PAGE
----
I personally do not think that this is a good reason because a flush pen button just makes it impossible to find and use the pen button without looking away from your screen, which in turn disrupts your workflow. Isn’t it much better to have protruding buttons which you might click accidentally sometimes, but can actually use quickly and efficiently without taking your eyes off your work? (Unlike a flush button which you won’t be able to use conveniently at all?)
This pen also has a pen eraser tip, but it is extremely insensitive to pressure so I do not think you should take it into consideration when looking at this tablet. I will talk more about this in the drawing experience section.
I am not a fan of this pen at all because of the single pen button, the flush design of the button, and the worthless pen eraser. I personally wish they had just used the P05 pen for this tablet, just like they did with the Artist 13.3 and Artist 15.6.
The tablet comes with a pen case which I like quite a bit. The lid becomes a pen stand, and all the pen nibs are stored on the opposite side. The pen case also helps with carrying around the pen safely with your tablet if you take it out with you.
The XP-Pen Artist 12 has decent colours out of the box, but they are clearly not calibrated and have fairly strong blues out of the box.
To access the colour settings, you will need to install the tablet driver, then click the ‘Display Setting’ button in the bottom right. In the screen that pops up, you will be able to adjust the colours, brightness, and contrast. You can also rotate the display from this window.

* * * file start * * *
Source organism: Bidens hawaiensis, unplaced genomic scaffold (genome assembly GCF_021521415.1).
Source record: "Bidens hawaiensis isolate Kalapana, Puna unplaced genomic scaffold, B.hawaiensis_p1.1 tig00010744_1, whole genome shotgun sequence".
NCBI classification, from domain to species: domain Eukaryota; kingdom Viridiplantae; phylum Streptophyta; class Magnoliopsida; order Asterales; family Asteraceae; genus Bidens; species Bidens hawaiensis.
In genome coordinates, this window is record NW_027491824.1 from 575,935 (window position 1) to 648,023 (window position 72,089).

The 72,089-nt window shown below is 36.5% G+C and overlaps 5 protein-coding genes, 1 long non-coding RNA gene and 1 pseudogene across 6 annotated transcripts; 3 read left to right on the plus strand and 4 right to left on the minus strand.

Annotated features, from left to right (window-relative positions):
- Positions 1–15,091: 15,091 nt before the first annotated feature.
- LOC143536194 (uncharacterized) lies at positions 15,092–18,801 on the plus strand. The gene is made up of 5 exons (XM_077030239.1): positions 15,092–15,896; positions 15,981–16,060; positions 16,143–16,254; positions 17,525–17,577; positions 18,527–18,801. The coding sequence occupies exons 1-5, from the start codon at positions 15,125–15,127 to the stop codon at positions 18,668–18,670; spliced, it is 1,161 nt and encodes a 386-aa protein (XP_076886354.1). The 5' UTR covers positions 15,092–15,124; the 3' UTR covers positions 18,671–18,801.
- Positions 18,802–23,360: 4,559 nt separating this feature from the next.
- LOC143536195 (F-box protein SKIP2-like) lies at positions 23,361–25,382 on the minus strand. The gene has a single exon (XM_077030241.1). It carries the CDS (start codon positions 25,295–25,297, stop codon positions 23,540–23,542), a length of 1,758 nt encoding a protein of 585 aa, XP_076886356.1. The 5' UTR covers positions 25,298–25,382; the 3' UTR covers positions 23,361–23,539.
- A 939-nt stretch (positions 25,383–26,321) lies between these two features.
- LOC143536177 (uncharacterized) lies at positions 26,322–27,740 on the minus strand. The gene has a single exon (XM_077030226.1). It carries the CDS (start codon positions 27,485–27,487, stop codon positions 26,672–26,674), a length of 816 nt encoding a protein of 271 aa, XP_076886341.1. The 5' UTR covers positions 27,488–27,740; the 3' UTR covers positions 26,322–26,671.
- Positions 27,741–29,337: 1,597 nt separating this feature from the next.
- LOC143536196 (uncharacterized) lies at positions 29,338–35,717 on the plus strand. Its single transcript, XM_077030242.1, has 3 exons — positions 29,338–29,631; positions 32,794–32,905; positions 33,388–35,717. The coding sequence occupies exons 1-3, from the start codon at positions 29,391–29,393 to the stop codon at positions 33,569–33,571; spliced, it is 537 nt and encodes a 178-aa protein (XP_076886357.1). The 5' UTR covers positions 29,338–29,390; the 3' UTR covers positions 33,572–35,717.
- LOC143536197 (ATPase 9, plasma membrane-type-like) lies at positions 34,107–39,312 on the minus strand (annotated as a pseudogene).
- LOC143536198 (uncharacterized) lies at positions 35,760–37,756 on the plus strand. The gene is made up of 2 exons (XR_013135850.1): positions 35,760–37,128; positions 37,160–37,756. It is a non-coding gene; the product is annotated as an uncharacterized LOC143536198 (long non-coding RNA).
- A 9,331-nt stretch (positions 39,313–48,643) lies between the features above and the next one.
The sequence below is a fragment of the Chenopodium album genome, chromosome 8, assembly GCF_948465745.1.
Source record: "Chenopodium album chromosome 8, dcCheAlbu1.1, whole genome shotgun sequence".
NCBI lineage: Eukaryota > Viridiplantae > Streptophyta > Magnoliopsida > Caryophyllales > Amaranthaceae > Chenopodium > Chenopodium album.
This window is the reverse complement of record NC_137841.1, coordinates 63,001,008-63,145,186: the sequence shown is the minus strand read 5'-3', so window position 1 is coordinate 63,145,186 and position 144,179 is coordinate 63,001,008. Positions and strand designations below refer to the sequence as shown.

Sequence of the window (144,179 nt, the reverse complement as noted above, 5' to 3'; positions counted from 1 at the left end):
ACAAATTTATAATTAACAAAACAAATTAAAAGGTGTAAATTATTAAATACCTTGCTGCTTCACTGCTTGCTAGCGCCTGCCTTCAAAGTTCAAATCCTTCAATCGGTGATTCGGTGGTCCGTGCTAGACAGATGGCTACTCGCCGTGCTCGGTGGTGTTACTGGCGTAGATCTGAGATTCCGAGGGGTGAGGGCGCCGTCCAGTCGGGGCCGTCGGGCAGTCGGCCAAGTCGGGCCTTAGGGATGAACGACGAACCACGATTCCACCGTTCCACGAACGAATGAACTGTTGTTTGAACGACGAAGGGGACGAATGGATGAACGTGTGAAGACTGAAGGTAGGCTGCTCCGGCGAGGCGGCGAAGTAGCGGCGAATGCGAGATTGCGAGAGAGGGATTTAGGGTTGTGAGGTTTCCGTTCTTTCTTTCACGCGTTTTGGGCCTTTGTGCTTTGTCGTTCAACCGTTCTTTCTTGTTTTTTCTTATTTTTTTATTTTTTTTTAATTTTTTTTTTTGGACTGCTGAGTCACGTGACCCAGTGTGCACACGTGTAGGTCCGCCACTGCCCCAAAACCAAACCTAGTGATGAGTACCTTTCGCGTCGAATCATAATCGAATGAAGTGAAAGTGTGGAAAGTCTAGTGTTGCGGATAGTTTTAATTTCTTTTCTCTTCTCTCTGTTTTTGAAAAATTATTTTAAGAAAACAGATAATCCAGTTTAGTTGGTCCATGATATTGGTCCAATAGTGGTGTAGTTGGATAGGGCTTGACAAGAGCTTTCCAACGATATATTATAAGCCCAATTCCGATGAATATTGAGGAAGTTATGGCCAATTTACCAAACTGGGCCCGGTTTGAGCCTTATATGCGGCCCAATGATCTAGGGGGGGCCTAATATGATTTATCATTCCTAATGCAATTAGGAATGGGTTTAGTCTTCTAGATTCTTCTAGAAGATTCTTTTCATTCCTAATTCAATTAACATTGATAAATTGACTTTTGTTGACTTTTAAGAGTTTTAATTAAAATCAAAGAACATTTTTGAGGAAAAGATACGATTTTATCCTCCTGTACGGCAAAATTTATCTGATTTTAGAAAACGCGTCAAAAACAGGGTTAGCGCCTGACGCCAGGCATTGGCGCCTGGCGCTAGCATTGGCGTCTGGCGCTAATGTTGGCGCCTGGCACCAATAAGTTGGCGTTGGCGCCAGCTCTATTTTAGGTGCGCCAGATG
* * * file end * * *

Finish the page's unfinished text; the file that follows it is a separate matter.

Above are my settings which are roughly sRGB. You can use those settings to roughly calibrate your XP-Pen Artist 12 if you get one, but I am not sure how similar the colours are between my device and others, so it might not be the right settings for all XP-Pen Artist 12 devices.
The IPS display on this tablet is quite good and you can view the colours from the sides without any noticeable changes in the colour.
Based on two calibration runs, the actual colour gamut of the XP-Pen Artist 12 appears to be ~87% sRGB and ~60% AdobeRGB. This is actually a fair bit lower than the advertised 72% NTSC which roughly equates to ~100% sRGB.
This is also fairly similar to the colour gamut which Teoh Yi Chie measured in his review which was 92% sRGB, 68% AdobeRGB, and 63% NTSC. You can also check out his review on his site: ParkaBlogs Link
Comparing it to my other monitors which are fairly close to 100% sRGB, I can certainly see differences in some of the colours being displayed. This took away some of my confidence when picking my colours directly on the tablet. However, based on the drawing I did solely on this tablet, it appears that it did not affect my colours too badly.
Personally, I believe wholeheartedly that any art-oriented drawing monitor should have at minimum 95-100% sRGB (because sRGB is the standard used on the internet).
I believe all companies should make an effort to make their drawing monitors with screens that at least meet this standard because it makes absolutely no sense for a drawing monitor to be lacking in this aspect. The screen is absolutely not the place to cut costs with these tablets when they are supposed to be specifically made for drawing.
This was the best photo of the parallax I could take with my phone.
The parallax on the XP-Pen Artist 12 is reasonably small. The glass is certainly there, but the parallax is much less than I was expecting. I did not find it a problem drawing with this amount of parallax, especially since the default calibration was pretty spot on.
The XP-Pen tablet drivers are extremely easy to install. Just go download the latest version directly from XP-Pen’s site and remove all other tablet drivers you have on your computer before installing it.
Once you’ve installed the driver and plugged in your tablet, the XP-Pen driver icon should appear in the system tray in the bottom right. You can access the tablet settings by clicking on that.